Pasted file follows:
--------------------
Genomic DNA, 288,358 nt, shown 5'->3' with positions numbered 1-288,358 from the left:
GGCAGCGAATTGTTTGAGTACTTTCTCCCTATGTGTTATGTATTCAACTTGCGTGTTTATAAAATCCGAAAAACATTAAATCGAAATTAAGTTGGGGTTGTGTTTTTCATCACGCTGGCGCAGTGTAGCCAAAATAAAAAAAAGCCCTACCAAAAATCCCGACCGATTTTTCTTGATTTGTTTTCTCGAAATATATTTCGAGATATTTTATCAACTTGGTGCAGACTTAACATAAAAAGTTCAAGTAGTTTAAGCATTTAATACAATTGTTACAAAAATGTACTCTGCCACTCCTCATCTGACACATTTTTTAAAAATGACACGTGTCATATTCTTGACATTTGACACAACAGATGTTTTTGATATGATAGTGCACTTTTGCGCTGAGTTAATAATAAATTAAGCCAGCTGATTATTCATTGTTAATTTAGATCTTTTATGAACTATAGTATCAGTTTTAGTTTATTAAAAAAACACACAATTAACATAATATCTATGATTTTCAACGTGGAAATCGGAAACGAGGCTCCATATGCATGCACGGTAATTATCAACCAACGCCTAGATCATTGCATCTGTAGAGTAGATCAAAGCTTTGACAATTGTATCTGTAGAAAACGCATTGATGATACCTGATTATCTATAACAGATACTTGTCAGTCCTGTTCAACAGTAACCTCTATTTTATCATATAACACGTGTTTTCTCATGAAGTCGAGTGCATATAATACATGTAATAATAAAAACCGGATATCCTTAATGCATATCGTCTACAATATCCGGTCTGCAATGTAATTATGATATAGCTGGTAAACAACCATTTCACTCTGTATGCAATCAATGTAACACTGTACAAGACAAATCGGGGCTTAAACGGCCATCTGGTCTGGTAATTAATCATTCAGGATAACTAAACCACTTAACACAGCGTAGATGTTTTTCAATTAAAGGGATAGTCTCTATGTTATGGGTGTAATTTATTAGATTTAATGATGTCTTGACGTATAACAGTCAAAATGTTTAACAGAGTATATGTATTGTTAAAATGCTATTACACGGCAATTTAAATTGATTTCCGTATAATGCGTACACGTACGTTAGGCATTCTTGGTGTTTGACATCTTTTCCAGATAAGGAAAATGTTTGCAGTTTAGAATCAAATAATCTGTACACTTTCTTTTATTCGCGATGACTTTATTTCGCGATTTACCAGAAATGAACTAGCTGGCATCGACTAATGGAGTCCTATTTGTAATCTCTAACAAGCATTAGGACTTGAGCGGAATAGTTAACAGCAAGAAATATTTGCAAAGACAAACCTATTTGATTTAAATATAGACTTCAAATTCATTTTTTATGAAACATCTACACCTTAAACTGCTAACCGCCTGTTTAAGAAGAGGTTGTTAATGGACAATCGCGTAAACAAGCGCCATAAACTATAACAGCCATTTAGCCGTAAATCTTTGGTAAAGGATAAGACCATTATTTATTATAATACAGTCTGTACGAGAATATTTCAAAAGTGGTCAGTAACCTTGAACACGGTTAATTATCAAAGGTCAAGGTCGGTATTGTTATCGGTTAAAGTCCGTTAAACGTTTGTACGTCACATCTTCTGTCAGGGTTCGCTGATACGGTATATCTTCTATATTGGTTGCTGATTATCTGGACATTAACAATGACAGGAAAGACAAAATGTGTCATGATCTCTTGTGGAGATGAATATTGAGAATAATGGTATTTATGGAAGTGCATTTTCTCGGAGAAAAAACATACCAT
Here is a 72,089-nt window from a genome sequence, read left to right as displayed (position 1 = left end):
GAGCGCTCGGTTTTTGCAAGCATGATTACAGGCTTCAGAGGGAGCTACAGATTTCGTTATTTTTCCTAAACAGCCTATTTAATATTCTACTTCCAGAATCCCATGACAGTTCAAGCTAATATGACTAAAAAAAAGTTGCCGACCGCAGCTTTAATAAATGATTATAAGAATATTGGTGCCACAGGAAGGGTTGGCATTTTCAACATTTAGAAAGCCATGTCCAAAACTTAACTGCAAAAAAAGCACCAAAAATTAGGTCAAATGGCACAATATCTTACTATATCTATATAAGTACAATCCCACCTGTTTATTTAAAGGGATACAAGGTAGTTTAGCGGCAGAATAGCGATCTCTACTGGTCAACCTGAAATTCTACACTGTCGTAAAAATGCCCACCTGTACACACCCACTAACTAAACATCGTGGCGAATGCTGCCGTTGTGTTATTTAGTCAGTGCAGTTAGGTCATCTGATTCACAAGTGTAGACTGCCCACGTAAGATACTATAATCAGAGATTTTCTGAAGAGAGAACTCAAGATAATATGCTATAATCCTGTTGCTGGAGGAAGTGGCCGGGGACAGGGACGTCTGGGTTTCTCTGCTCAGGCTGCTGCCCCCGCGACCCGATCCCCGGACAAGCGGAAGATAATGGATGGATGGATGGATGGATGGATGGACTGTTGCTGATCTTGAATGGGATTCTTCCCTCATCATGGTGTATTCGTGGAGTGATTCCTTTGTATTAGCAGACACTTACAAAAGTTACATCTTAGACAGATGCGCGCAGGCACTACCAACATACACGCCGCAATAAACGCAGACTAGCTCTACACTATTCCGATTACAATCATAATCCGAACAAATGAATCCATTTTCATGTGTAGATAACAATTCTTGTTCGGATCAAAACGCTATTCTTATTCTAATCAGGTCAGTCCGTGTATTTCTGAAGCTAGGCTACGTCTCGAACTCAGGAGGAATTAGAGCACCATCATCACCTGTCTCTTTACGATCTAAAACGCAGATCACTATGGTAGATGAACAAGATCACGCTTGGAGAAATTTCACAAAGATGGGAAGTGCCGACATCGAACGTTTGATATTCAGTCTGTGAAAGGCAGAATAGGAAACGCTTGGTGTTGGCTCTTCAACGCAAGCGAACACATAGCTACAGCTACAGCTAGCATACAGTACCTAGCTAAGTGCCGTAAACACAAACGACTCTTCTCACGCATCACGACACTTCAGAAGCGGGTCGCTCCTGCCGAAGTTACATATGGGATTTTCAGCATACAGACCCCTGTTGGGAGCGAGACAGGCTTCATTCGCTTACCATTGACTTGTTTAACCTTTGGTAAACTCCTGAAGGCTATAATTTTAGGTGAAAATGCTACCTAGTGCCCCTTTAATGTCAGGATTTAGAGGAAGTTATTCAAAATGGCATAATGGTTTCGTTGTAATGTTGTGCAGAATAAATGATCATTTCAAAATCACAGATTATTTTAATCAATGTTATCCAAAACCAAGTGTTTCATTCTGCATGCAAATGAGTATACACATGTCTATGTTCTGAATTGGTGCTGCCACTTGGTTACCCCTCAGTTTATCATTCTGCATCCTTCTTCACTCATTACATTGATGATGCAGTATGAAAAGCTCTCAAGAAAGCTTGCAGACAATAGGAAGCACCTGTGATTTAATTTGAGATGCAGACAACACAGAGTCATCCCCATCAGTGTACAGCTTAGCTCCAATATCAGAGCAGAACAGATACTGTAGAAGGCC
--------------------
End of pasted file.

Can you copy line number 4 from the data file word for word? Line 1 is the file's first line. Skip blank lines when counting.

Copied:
GAGCGCTCGGTTTTTGCAAGCATGATTACAGGCTTCAGAGGGAGCTACAGATTTCGTTATTTTTCCTAAACAGCCTATTTAATATTCTACTTCCAGAATCCCATGACAGTTCAAGCTAATATGACTAAAAAAAAGTTGCCGACCGCAGCTTTAATAAATGATTATAAGAATATTGGTGCCACAGGAAGGGTTGGCATTTTCAACATTTAGAAAGCCATGTCCAAAACTTAACTGCAAAAAAAGCACCAAAAATTAGGTCAAATGGCACAATATCTTACTATATCTATATAAGTACAATCCCACCTGTTTATTTAAAGGGATACAAGGTAGTTTAGCGGCAGAATAGCGATCTCTACTGGTCAACCTGAAATTCTACACTGTCGTAAAAATGCCCACCTGTACACACCCACTAACTAAACATCGTGGCGAATGCTGCCGTTGTGTTATTTAGTCAGTGCAGTTAGGTCATCTGATTCACAAGTGTAGACTGCCCACGTAAGATACTATAATCAGAGATTTTCTGAAGAGAGAACTCAAGATAATATGCTATAATCCTGTTGCTGGAGGAAGTGGCCGGGGACAGGGACGTCTGGGTTTCTCTGCTCAGGCTGCTGCCCCCGCGACCCGATCCCCGGACAAGCGGAAGATAATGGATGGATGGATGGATGGATGGATGGACTGTTGCTGATCTTGAATGGGATTCTTCCCTCATCATGGTGTATTCGTGGAGTGATTCCTTTGTATTAGCAGACACTTACAAAAGTTACATCTTAGACAGATGCGCGCAGGCACTACCAACATACACGCCGCAATAAACGCAGACTAGCTCTACACTATTCCGATTACAATCATAATCCGAACAAATGAATCCATTTTCATGTGTAGATAACAATTCTTGTTCGGATCAAAACGCTATTCTTATTCTAATCAGGTCAGTCCGTGTATTTCTGAAGCTAGGCTACGTCTCGAACTCAGGAGGAATTAGAGCACCATCATCACCTGTCTCTTTACGATCTAAAACGCAGATCACTATGGTAGATGAACAAGATCACGCTTGGAGAAATTTCACAAAGATGGGAAGTGCCGACATCGAACGTTTGATATTCAGTCTGTGAAAGGCAGAATAGGAAACGCTTGGTGTTGGCTCTTCAACGCAAGCGAACACATAGCTACAGCTACAGCTAGCATACAGTACCTAGCTAAGTGCCGTAAACACAAACGACTCTTCTCACGCATCACGACACTTCAGAAGCGGGTCGCTCCTGCCGAAGTTACATATGGGATTTTCAGCATACAGACCCCTGTTGGGAGCGAGACAGGCTTCATTCGCTTACCATTGACTTGTTTAACCTTTGGTAAACTCCTGAAGGCTATAATTTTAGGTGAAAATGCTACCTAGTGCCCCTTTAATGTCAGGATTTAGAGGAAGTTATTCAAAATGGCATAATGGTTTCGTTGTAATGTTGTGCAGAATAAATGATCATTTCAAAATCACAGATTATTTTAATCAATGTTATCCAAAACCAAGTGTTTCATTCTGCATGCAAATGAGTATACACATGTCTATGTTCTGAATTGGTGCTGCCACTTGGTTACCCCTCAGTTTATCATTCTGCATCCTTCTTCACTCATTACATTGATGATGCAGTATGAAAAGCTCTCAAGAAAGCTTGCAGACAATAGGAAGCACCTGTGATTTAATTTGAGATGCAGACAACACAGAGTCATCCCCATCAGTGTACAGCTTAGCTCCAATATCAGAGCAGAACAGATACTGTAGAAGGCC